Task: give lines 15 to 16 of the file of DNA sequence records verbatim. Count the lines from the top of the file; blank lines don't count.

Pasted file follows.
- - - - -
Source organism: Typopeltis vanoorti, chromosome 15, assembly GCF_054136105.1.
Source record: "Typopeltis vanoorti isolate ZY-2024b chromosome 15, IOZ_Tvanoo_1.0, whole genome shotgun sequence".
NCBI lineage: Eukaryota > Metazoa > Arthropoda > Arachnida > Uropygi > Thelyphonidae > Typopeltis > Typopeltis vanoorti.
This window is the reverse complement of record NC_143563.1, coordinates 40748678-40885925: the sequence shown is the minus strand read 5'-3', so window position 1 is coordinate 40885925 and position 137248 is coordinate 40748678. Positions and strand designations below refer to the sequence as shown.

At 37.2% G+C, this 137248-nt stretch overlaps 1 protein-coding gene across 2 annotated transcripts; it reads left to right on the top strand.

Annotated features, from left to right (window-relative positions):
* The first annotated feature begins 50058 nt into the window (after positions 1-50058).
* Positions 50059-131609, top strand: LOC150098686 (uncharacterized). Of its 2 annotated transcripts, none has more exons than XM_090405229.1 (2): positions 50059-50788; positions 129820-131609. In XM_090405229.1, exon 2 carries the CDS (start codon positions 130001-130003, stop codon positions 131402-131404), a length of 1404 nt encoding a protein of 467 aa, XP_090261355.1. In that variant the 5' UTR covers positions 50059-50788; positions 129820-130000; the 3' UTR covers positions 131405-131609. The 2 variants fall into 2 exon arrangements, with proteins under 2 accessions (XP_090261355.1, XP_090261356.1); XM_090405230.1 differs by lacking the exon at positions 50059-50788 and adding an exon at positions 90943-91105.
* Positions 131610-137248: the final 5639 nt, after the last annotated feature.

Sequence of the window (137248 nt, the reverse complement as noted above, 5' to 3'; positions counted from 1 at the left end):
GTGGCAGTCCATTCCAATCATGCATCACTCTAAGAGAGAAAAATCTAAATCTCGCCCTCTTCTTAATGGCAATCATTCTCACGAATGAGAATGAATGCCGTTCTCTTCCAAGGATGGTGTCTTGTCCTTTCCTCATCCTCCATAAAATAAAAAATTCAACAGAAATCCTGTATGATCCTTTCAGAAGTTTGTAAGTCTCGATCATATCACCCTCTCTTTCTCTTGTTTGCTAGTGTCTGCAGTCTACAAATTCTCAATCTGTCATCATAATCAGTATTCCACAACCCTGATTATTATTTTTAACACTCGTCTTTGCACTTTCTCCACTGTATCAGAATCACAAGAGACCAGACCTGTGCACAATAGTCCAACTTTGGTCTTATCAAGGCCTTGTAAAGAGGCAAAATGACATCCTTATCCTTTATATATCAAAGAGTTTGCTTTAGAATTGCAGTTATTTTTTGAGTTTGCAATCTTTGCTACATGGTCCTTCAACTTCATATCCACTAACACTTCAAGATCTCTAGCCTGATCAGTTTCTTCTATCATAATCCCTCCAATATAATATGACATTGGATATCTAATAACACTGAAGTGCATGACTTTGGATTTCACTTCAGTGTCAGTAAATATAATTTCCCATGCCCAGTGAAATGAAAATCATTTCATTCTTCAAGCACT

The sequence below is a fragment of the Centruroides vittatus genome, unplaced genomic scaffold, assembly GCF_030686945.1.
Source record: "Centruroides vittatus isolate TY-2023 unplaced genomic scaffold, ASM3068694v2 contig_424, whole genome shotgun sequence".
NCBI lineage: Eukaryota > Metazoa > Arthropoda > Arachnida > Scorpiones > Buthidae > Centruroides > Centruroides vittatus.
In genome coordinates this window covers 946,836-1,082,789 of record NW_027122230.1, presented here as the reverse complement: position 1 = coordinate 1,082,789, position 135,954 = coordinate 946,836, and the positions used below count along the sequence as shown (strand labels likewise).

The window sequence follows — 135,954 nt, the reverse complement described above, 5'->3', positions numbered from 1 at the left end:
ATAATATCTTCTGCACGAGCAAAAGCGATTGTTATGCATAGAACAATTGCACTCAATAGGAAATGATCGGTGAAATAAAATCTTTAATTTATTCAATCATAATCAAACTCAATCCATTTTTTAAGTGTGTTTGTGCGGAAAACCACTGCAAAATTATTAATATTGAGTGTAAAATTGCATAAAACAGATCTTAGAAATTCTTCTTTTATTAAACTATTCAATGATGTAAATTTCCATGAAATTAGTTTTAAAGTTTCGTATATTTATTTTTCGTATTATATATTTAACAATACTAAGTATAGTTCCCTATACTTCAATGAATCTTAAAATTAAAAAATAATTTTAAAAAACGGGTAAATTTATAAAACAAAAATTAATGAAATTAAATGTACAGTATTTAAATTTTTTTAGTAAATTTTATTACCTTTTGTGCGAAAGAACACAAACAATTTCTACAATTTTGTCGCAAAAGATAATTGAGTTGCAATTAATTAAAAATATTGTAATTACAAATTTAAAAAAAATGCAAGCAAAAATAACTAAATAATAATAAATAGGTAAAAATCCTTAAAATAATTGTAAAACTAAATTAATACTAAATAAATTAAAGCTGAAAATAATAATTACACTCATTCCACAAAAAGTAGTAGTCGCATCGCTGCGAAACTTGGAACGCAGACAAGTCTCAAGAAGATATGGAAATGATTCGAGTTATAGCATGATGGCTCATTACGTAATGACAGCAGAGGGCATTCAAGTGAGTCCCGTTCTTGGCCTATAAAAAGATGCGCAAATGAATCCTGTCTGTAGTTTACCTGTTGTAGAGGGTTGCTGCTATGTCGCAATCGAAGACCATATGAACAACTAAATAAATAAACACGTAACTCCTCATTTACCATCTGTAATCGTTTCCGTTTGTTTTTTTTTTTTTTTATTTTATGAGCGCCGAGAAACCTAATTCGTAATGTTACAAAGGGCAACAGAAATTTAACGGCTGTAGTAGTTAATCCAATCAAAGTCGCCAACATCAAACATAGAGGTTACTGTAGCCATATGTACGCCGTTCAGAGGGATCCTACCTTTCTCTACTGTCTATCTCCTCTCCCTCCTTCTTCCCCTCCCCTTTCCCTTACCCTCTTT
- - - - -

In genome coordinates this window covers 946,836-1,082,789 of record NW_027122230.1, presented here as the reverse complement: position 1 = coordinate 1,082,789, position 135,954 = coordinate 946,836, and the positions used below count along the sequence as shown (strand labels likewise).

The window sequence follows — 135,954 nt, the reverse complement described above, 5'->3', positions numbered from 1 at the left end: